I hope that Jeff's book will help to change people's minds, and let in some air and light.

(PS Another thing I like about Christians - they will talk about ideas. Even if they have wrong ideas, they have the idea of an idea.)


"Neither Hail Nor Frost Will Break Our United Hands" (Regular)
"Neither Hail Nor Frost Will Break Our United Hands" (Regular)
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4.0 out of 5 stars Songs by Tibetan nuns, 26 May 2013
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Not the deep chanting we are more familiar with from Tibetan monks - these nuns sing songs. Their voices may not be the greatest, but the songs are lovely and, though pentatonic, strangely Western sounding. I'm sure two of them are versions of the medieval tune Le Petit Roisin, once known all over Europe.


Confessions Of A Failed Southern Lady (VMC)
Confessions Of A Failed Southern Lady (VMC)
by Florence King
Edition: Paperback
Price: 7.99

1 of 1 people found the following review helpful
5.0 out of 5 stars I love this book, 30 April 2013
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Florence King's life story tells you a lot about what it means to be a Southern belle - and what it means to be a woman. I'm just slightly younger than she is but I can relate to conditions when she was growing up. She is a brilliant writer, hardly known in the UK. ("The trains sounded like a knight in full armour being sawn in half.") The household consists of little Florence, her grandmother, her mother, her father (a clarinettist who sleeps in the kitchen of their tiny flat), and Jensy, her grandma's black servant. When they move to slightly more spacious quarters Jensy has a room downstairs, but she is one of the family throughout. Florence has a somewhat raucous time at university (she's bisexual and students drank just as heavily back then). Her girlfriend can't forgive her for making money writing "true confessions". She is brilliant on snobbery: her part Native American grandmother is convinced of the family's aristocratic English or Scottish connections, and has many different terms for people who aren't "quite quite". (They "had that trashy look".) Jensy's death and its aftermath is particularly moving. Mr King offers to give the eulogy at her funeral, at her church. The pastor comes to discuss it, and Florence notes his "chiselled" (as her grandmother would say) features, and perfect manners. He is obviously the one with the aristocratic connections. (Read Ms King's other books in which she sends up feminism in the kindest possible way.)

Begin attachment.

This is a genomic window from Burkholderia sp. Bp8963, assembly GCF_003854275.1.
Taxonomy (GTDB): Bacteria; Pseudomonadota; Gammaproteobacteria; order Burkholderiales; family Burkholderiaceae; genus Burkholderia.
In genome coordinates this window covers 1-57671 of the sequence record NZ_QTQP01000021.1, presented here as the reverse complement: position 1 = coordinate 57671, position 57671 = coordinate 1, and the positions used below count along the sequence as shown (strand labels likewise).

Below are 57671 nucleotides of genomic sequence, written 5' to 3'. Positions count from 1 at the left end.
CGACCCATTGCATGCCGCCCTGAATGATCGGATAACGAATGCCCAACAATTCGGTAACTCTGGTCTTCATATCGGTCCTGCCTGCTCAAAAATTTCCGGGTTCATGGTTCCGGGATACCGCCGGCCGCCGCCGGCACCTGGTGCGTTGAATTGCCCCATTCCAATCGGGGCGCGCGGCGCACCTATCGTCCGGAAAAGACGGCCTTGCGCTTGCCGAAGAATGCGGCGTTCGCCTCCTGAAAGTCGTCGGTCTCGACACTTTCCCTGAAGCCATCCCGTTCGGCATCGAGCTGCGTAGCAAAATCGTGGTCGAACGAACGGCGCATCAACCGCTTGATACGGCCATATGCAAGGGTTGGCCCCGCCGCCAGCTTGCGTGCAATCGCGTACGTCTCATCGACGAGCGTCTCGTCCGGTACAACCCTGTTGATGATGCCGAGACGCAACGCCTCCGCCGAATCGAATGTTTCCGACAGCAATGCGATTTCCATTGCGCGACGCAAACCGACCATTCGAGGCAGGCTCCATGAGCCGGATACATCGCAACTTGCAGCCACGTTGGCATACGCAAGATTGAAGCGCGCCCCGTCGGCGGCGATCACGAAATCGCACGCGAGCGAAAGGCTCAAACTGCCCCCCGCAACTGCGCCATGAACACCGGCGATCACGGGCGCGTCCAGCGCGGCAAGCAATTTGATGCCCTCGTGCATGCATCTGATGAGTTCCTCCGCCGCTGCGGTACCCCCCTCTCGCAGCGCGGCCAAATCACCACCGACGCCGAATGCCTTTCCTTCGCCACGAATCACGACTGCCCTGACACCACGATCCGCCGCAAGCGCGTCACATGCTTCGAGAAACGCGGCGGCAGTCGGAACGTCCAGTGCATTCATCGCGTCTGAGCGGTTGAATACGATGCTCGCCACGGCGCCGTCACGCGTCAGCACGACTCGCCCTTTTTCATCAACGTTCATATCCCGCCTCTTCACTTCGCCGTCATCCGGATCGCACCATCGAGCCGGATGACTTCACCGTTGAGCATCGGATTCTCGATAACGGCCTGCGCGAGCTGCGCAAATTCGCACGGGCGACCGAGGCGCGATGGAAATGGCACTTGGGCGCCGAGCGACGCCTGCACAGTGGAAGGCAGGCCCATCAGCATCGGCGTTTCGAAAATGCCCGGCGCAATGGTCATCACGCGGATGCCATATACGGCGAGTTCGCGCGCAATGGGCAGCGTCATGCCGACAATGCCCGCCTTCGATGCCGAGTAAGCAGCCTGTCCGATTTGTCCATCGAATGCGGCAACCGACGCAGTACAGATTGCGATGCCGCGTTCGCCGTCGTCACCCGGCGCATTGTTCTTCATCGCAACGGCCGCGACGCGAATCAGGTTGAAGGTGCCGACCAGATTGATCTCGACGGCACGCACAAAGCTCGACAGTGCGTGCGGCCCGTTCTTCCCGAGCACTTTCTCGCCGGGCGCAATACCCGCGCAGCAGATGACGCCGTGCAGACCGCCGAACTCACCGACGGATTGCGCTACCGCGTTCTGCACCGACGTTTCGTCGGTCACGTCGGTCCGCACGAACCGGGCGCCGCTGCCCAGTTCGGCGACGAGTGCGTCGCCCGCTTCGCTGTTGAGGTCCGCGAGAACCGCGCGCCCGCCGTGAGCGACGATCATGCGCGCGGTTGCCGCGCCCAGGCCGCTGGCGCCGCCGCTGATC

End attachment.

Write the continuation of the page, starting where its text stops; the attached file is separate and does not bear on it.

My Holidays
My Holidays
by Sylvia Smith
Edition: Hardcover

3.0 out of 5 stars Loving it, 21 Mar 2013
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This review is from: My Holidays (Hardcover)
I loved Appleby House (the saga of a shared house with details of too-loud stereos and rows over the toilet-roll rota). Now I'm really enjoying My Holidays. I wish I could live my life again and be working class. Sylvia's holidays may seem boring and banal to some reviewers, but they're a thrill a minute compared to the treks round museums and the strict avoidance of beaches or nightclubs that I endured as a middle-class youth. So that's what you're meant to do: go with a girlfriend, so you can be picked up by a man who'll "bring a friend for your friend". See "sights" during the day, or scenery, or the beach, or shop windows. At night, seek the "nightlife". The best offer we got was to join in folk-dancing with some Christian teenagers - and we turned it down! (If you like Sylvia Smith, you'll like Alida Baxter.)


Appleby House
Appleby House
by Sylvia Smith
Edition: Paperback

0 of 1 people found the following review helpful
4.0 out of 5 stars Clear-eyed tale of bedsit life, 17 Mar 2013
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This review is from: Appleby House (Paperback)
I love this depiction of bedsit life in the 70s. Aspiring writers are always told to "write about what they know", and Sylvia Smith follows the advice. She observes and records without much comment. Her prose is unpretentious and flawless. She writes from the inside about the kind of people that most professional writers ignore. I can only compare her to Nell Dunn, Monica Dickens, Muriel Spark, J.B. Priestley (Angel Pavement) and Lynne Reid Banks. This is a much better book than Misadventures, which is a collection of mainly unfunny anecdotes, and only takes off when she writes about her own life. I'm looking forward to "My Holidays".


How to Have an Almost Perfect Marriage
How to Have an Almost Perfect Marriage
by Mrs. Stephen Fry
Edition: Hardcover
Price: 8.65

6 of 10 people found the following review helpful
1.0 out of 5 stars Abysmal, 15 Mar 2013
This is a crowd-funded book that puts the vanity into vanity publishing. It is NOT by Stephen Fry but some geezer called Ben Veal. It is a parody of a Debretts-style courtship and marriage guide. It contains no useful information - instead it is a string of lame "jokes". It hilariously suggests that you turn up to a first date in a snorkel mask and flippers, and then goes downhill from there. I threw it into a neighbour's recycling.
Comment Comment (1) | Permalink | Most recent comment: Aug 5, 2013 8:39 PM BST